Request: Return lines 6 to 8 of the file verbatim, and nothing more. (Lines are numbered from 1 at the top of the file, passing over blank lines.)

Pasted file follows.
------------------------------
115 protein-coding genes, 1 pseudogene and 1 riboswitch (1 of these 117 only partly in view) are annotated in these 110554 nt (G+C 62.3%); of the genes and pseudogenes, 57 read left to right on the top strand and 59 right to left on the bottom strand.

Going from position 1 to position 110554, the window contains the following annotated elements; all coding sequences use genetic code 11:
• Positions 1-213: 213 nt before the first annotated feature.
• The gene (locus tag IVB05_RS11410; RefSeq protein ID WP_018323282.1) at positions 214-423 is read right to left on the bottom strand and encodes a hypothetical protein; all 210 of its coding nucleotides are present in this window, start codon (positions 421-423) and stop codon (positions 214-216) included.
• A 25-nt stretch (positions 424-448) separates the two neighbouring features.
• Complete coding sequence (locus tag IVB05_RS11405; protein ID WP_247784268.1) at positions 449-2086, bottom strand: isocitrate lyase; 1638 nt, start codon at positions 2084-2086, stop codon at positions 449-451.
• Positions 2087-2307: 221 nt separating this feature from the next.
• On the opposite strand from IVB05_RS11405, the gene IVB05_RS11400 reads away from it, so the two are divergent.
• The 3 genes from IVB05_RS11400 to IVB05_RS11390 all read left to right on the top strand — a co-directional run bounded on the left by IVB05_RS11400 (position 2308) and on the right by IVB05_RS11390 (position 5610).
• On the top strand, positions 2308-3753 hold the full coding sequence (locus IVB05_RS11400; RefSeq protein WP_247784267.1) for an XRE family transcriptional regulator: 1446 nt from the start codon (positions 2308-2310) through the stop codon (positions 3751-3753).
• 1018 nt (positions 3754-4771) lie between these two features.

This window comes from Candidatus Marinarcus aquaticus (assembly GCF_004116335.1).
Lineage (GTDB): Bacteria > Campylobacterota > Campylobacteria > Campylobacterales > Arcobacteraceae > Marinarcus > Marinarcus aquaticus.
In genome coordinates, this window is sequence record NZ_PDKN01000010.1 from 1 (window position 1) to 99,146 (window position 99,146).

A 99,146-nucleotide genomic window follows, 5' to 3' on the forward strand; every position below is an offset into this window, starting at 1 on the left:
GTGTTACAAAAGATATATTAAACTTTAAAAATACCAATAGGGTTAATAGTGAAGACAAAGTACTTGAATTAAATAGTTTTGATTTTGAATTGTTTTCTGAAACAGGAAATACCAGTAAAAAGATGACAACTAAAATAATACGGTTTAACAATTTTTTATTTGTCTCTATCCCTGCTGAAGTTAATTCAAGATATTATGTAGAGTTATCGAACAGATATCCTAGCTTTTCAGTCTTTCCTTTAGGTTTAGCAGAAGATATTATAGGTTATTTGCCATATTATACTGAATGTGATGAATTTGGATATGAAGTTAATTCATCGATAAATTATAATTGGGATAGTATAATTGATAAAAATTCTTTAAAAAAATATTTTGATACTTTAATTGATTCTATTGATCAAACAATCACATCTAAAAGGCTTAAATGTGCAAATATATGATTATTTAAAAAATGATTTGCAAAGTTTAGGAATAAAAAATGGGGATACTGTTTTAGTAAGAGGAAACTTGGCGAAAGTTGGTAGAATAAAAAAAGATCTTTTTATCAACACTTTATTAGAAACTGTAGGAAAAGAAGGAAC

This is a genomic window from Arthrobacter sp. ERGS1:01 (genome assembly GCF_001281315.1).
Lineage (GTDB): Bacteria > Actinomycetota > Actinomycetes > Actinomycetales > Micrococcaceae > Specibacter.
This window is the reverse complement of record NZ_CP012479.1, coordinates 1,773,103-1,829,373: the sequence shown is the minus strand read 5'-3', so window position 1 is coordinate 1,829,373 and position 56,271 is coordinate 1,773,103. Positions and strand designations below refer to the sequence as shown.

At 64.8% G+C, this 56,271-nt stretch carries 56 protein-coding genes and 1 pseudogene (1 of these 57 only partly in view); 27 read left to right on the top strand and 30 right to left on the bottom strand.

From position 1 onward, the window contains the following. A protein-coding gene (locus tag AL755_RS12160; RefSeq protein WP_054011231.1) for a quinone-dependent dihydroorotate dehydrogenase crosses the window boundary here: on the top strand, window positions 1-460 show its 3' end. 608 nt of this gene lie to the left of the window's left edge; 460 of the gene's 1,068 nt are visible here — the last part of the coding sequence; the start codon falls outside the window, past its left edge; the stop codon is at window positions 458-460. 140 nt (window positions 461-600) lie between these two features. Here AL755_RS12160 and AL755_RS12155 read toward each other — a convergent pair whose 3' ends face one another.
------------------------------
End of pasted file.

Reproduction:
• Complete coding sequence (locus tag IVB05_RS11405; protein ID WP_247784268.1) at positions 449-2086, bottom strand: isocitrate lyase; 1638 nt, start codon at positions 2084-2086, stop codon at positions 449-451.
• Positions 2087-2307: 221 nt separating this feature from the next.
• On the opposite strand from IVB05_RS11405, the gene IVB05_RS11400 reads away from it, so the two are divergent.